Every week Kathryn has an opportunity to help someone who is struggling with addiction.  Helping others helps her stay sober.  After 8 years of relapse, she was losing hope.  Through faith she knows there is always hope for sobriety and recovery.

 

Recovery Reinvented 2021 is on 10/25/21.  Register to attend in person or online.  www.recovery reinvented.com.

 

Kris’s Summary

What could your voice do?  We don’t know the impact that comes with sharing our experience.  I’m over the stigma; I am here to grow.

 

First Lady Kathryn Burgum can be found: Facebook (@FirstLadyND & @RecoveryND), Twitter (@FirstLadyND & @Recovery_ND), and Instagram (@firstladynd). Prior Recovery Reinvented speakers, award recipients, and segments can be found at  www.youtube.com/recoveryreinvented.

 

Sponsor: Exact Nature exactnature.com  Code:  RE20

Upcoming events, retreats, and courses:

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Resources

Connect with Cafe RE – Use the promo code OPPORTUNITY to waive the set-up fee.

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RE 345: The Neuroscience of Addiction Part II

RE 345: The Neuroscience of Addiction Part II

Episode 345– The Neuroscience of Addiction Part II

 

Today we have Stacy Jo, she is 34 years old, from Oregon and took her last drink on March 6, 2020.

 

 

Highlights from Paul

 

Paul wants to know your interest in a alcohol-free Ukulele 101 course.  If you are interested please email info@recoveryelevator.com.

 

Paul provides part 2 of highlights of a podcast with Rich Roll speaking with Dr. Anna Lembke. Rich Roll Podcast: https://www.youtube.com/watch?v=jziP0CEgvOw.

 

Dr. Lembke talks about how it’s a known fact that when we are in our addiction, we can’t accurately see the consequences or what’s taking place. With abstinence, we can look back and say, OH MY

 

The interview focuses a lot on dopamine and why addiction has been on the rise for 30 years.   Being smart or highly educated doesn’t make you immune to addiction, in fact, it might even backfire because you think you know everything.  More than 1/2 the world’s deaths, under the age of 50, are attributable to addiction. Rates of alcoholism have gone up 50% for those aged 65 and up from the late 90’s to today and have gone up 80% in women. Traditionally the rates for alcoholics were 5:1 for men to women. With Millennials, it’s now 1:1. There are more burdens on women now than ever.

 

Dr. Lemke recommends a 30 day dopamine fast. But a huge warning of withdrawals for alcohol and benzodiazepines. How to do this? Well, we’ve got 345 episodes now on the HOW, but the trick is to go into the pain. Head into the storm (episode 341) and Forgive yourself.

 

Exact Nature exactnature.com  Code:  RE20

 

[12:41] Stacy Jo took her last drink on March 6, 2020.  She lives in Eugene, OR. with her partner of 15 years.  Her primary hobby is anything that has to do with yarn.  She has worked in the restaurant industry for 20 years until the pandemic hit, she recently was just at the University of Oregon.

 

Around the age of 20, after a breakup and miscarriage, Stacy Jo feels there was a switch in her drinking.  That was the same time her service industry career normalized and it all went hand in hand.

 

In 2018 Stacy Jo started some serious attempts to quit drinking but it wasn’t until the beginning of the pandemic in 2020 that she was able to get good footing.

 

Stacy Jo joined Café RE when she was around 4 months sober and says she did it as a reward for herself.

 

She says her partner hated her drinking, and that it became a pretty big division between the two of them.  Stacy Jo also got a Driving While Ability Impaired (right below a DUI) when she was 28.

 

She feels like she slept the 1st three months of sobriety.  She treated herself like a toddler and allowed herself to sleep and snack.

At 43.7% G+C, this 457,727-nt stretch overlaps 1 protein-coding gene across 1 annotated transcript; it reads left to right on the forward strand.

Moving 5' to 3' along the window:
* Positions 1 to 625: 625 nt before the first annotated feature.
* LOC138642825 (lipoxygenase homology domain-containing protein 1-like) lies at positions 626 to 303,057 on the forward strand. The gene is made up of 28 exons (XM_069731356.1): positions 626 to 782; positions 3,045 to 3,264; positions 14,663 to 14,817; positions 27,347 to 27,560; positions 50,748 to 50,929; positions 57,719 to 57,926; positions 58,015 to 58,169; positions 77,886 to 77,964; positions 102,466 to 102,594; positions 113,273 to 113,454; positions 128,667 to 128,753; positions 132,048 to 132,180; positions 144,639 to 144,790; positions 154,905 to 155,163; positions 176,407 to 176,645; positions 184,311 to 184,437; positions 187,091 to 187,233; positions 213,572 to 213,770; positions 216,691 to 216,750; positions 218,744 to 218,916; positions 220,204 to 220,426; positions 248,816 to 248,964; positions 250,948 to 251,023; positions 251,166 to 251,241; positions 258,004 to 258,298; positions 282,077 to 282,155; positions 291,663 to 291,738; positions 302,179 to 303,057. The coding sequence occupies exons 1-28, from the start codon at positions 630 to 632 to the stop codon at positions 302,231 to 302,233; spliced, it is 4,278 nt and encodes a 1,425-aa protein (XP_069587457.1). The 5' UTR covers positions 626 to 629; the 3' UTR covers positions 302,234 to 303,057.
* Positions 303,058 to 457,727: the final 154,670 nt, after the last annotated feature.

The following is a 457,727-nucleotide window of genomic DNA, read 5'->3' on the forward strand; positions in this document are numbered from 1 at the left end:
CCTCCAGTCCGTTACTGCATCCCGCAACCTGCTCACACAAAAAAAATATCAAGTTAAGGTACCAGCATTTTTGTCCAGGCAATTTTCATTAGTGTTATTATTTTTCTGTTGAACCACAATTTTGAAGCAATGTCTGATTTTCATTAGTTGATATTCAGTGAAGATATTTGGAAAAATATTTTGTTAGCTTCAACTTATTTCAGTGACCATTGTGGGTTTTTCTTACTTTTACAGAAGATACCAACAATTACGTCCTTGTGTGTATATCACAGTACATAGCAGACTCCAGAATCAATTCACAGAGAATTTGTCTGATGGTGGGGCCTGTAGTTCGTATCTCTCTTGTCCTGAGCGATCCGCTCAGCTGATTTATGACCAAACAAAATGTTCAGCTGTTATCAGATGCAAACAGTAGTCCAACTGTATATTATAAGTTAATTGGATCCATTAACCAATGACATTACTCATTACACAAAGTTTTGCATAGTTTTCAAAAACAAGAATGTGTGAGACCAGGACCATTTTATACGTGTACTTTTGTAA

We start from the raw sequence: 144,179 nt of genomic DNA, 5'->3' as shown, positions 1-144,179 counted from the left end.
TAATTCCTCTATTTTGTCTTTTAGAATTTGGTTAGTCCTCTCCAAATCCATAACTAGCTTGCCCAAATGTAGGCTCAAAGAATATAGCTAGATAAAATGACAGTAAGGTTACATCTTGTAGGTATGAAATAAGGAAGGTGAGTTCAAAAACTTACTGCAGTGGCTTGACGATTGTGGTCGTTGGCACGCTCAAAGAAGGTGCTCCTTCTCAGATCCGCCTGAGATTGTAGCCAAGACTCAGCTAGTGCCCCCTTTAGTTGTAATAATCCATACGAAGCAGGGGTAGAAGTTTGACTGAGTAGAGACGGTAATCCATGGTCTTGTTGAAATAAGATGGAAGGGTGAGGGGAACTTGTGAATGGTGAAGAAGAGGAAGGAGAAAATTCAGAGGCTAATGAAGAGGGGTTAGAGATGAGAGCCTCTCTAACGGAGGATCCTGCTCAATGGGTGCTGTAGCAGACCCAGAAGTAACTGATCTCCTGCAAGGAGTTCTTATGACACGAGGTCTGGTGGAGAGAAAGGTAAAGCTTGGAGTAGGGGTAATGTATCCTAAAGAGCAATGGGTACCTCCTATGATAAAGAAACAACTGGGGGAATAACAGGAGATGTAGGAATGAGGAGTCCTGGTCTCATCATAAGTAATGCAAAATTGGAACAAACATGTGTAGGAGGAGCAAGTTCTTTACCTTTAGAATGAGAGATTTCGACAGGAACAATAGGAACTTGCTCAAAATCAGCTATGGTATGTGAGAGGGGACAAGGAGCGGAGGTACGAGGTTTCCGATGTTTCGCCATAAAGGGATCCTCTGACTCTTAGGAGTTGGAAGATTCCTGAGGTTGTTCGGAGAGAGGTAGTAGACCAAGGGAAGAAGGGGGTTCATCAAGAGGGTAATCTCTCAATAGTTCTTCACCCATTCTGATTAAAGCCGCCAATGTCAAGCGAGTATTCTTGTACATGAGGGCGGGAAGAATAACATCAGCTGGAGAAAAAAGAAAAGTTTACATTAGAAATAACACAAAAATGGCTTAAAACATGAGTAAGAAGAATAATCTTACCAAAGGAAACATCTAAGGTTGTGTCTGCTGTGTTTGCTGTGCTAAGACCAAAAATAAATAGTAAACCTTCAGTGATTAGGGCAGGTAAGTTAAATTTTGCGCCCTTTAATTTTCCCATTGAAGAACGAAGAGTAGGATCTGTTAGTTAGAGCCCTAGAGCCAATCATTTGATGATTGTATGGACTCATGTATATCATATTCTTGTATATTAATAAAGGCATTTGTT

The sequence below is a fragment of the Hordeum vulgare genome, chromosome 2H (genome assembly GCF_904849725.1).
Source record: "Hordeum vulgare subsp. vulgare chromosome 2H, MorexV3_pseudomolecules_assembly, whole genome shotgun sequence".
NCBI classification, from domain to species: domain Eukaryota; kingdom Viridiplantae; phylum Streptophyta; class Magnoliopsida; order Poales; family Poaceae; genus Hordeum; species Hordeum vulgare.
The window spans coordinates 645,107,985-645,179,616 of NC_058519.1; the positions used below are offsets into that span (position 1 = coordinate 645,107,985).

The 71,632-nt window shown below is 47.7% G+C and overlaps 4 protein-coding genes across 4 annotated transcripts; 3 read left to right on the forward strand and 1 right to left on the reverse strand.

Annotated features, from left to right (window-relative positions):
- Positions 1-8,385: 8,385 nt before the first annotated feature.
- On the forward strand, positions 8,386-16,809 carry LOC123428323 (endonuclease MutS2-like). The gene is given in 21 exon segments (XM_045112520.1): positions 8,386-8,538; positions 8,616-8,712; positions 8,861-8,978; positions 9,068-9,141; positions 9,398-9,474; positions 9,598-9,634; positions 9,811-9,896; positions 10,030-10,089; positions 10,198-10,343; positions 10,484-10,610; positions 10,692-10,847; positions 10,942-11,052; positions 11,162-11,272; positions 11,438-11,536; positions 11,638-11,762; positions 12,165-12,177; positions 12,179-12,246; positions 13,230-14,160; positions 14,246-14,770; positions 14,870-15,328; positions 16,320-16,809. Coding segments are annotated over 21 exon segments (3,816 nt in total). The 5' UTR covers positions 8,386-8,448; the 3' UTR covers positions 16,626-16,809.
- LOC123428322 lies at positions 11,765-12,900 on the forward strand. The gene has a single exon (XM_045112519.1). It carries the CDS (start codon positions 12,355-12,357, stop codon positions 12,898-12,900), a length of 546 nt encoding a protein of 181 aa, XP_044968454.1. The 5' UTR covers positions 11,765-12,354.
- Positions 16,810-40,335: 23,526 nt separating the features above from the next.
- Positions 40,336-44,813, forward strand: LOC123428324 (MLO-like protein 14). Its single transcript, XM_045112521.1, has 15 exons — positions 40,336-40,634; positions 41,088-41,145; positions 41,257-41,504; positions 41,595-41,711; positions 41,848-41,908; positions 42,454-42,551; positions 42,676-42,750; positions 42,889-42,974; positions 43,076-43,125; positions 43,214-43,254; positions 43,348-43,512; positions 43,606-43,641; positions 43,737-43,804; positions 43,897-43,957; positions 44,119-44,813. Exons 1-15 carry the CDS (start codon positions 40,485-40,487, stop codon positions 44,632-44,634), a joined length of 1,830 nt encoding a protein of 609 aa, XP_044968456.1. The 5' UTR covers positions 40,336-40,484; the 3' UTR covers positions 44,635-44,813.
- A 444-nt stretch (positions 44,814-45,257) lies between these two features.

Stacy Jo is grateful for the pandemic and her restaurant shutting down.  It allowed her to get away from the normalcy that is part of the service industry and to have the space to get on solid ground.

 

She does not get cravings any longer, but says she is not so cocky to say that she won’t again.

 

 

Odette’s Summary

 

Odette reminds us that change starts with us.  Recovery is our responsibility.

 

Remember you are not alone and together is always better.

 

Sponsor: Exact Nature exactnature.com  Code:  RE20

Upcoming events, retreats, and courses:

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Resources

Connect with Cafe RE – Use the promo code OPPORTUNITY to waive the set-up fee.

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RE 344: The Neuroscience of Addiction

RE 344: The Neuroscience of Addiction

Episode 344– The Neuroscience of Addiction

 

Today we have Bill.  He is 61, from Alabama, and took his last drink on April 29, 2021.

 

Events. https://www.recoveryelevator.com/events/   Ditch the Booze starts 9/21 at 8 PM EST.

 

Highlights from Paul

 

Paul provides part one of highlights of a podcast with Rich Roll speaking with Dr. Anna Lembke. Rich Roll Podcast: https://www.youtube.com/watch?v=jziP0CEgvOw.

 

“Persons with severe addictions are among those contemporary prophets that we ignore to our own demise for they show us who we truly are.” Dr. Lembke says that drinking is not a choice but seeking help for an addiction is a choice.

 

The interview focuses a lot on dopamine and why addiction has been on the rise for 30 years.  American society and economy are focused on an insatiable pursuit of pleasure.  Today’s marketers target the dopamine system; thus, we all struggle to find homeostasis.  Addiction can show up as alcohol, social media, food, etc.  Addiction is a low-grade discomfort we all have as humans.  She believes we are all wired to seek pleasure and avoid pain, which works in an environment of scarcity, not our current state of abundance.

 

Paul reminds us we can’t study or think our way out of addiction.  Community is key!

 

Exact Nature exactnature.com  Code:  RE20

 

[11:43] Bill took his last drink on April 29, 2021.  He enjoys hiking, movies, sports, windsurfing, reading, and spending time with family and friends.

 

Bill started drinking as a teenager.  He knew at spring break 30 years ago that he was a problem drinker.  He drank and got buzzed every five years but wasn’t addicted.  Thirty years later, Bill’s wife left, and he started drinking liqueur in the evening.  He slowly became addicted, and he drank every night.